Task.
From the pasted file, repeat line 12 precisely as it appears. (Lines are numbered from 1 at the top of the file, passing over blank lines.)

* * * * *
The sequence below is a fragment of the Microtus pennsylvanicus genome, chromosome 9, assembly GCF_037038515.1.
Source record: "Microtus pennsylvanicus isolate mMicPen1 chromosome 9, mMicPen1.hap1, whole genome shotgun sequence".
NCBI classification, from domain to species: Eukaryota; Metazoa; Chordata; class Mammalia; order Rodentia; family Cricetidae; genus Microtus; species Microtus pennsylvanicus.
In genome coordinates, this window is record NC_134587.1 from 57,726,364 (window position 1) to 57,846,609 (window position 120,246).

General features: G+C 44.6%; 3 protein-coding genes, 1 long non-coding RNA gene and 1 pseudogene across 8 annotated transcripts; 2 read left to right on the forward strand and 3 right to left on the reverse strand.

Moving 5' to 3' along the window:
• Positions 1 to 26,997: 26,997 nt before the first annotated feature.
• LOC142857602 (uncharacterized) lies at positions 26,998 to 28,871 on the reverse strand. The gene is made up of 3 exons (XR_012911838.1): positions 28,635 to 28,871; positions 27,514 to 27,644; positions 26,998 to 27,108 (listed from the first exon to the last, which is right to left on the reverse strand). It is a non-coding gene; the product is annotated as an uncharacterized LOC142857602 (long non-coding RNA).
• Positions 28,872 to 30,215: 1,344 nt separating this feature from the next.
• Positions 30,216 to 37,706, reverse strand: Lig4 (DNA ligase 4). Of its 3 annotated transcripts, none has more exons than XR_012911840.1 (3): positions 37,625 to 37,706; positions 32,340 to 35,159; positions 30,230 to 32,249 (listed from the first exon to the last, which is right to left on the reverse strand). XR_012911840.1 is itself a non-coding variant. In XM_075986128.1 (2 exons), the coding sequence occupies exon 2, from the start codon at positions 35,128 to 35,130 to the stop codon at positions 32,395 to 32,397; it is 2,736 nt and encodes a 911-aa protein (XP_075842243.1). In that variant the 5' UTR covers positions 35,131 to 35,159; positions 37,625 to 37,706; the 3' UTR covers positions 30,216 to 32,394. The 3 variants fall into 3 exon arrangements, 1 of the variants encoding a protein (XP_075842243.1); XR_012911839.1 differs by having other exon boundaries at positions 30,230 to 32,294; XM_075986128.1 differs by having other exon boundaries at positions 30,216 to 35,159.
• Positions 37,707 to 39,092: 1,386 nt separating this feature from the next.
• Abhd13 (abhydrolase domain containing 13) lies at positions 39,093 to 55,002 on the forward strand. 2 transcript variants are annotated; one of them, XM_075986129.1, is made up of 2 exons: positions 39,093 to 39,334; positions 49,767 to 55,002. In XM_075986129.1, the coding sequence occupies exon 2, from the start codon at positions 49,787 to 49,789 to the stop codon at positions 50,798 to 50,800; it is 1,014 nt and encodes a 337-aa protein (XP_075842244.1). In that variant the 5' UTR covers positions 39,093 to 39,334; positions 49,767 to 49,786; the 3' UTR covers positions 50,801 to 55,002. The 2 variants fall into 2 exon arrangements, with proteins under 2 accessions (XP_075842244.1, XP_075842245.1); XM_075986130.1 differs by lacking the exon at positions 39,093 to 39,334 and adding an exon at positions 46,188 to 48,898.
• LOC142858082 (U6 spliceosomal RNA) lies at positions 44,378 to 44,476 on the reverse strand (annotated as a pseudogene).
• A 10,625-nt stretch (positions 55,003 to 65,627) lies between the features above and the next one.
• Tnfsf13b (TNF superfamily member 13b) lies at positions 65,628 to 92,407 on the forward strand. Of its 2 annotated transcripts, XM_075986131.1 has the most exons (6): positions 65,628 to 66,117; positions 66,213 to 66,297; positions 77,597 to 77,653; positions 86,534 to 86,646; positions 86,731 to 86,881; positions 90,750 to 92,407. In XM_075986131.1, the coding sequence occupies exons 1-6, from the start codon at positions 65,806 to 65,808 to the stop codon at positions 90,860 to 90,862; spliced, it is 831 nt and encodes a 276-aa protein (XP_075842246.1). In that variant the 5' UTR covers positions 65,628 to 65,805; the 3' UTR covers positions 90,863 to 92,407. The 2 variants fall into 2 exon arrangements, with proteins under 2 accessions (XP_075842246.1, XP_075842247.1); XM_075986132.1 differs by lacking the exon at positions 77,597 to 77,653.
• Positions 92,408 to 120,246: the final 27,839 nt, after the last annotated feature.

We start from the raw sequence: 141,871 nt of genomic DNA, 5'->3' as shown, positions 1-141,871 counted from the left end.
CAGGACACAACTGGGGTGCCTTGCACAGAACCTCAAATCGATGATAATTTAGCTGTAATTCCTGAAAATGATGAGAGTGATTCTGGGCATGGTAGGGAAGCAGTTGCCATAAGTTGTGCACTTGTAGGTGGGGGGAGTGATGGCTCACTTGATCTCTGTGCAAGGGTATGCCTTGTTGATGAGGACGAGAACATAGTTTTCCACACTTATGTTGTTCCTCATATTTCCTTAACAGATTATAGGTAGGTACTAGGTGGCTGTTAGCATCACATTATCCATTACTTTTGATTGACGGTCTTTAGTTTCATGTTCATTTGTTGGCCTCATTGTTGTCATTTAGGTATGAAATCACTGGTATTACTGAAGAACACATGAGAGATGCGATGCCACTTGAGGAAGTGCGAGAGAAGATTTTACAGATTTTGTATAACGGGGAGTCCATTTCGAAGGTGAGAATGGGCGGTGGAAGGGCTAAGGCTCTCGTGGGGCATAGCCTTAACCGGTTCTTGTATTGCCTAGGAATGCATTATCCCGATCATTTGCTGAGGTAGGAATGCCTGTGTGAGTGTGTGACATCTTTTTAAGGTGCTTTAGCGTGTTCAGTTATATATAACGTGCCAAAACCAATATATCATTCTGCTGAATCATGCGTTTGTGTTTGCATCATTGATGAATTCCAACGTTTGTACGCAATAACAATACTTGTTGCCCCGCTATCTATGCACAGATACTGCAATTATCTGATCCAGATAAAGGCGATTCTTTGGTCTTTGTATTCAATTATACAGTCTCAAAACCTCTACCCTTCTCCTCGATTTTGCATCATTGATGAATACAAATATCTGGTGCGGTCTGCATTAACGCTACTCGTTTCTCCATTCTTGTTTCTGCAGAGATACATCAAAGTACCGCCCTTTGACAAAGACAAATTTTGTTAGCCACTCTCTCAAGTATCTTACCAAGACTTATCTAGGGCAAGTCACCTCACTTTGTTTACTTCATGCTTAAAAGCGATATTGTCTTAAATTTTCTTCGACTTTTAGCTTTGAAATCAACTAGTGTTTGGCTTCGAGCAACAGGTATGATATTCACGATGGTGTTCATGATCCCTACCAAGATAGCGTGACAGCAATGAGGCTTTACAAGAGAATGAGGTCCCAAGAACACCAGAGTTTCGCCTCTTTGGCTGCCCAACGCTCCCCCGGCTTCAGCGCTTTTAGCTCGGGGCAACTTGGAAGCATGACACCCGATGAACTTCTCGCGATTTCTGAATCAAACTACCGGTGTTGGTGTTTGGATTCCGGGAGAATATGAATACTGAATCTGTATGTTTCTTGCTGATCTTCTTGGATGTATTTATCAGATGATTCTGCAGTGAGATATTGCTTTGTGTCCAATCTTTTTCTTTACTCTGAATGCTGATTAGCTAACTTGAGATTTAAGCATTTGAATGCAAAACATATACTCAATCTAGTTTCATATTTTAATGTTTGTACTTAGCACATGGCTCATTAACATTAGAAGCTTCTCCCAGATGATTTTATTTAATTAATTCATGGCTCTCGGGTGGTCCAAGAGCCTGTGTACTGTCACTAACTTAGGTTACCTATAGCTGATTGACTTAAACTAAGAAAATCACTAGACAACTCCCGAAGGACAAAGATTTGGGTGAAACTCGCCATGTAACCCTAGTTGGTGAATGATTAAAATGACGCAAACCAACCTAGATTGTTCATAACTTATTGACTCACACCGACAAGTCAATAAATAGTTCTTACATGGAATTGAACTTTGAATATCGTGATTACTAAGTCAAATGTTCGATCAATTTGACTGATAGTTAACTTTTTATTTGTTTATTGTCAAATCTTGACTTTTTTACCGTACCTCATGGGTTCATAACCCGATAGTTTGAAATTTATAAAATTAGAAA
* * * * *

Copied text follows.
• Abhd13 (abhydrolase domain containing 13) lies at positions 39,093 to 55,002 on the forward strand. 2 transcript variants are annotated; one of them, XM_075986129.1, is made up of 2 exons: positions 39,093 to 39,334; positions 49,767 to 55,002. In XM_075986129.1, the coding sequence occupies exon 2, from the start codon at positions 49,787 to 49,789 to the stop codon at positions 50,798 to 50,800; it is 1,014 nt and encodes a 337-aa protein (XP_075842244.1). In that variant the 5' UTR covers positions 39,093 to 39,334; positions 49,767 to 49,786; the 3' UTR covers positions 50,801 to 55,002. The 2 variants fall into 2 exon arrangements, with proteins under 2 accessions (XP_075842244.1, XP_075842245.1); XM_075986130.1 differs by lacking the exon at positions 39,093 to 39,334 and adding an exon at positions 46,188 to 48,898.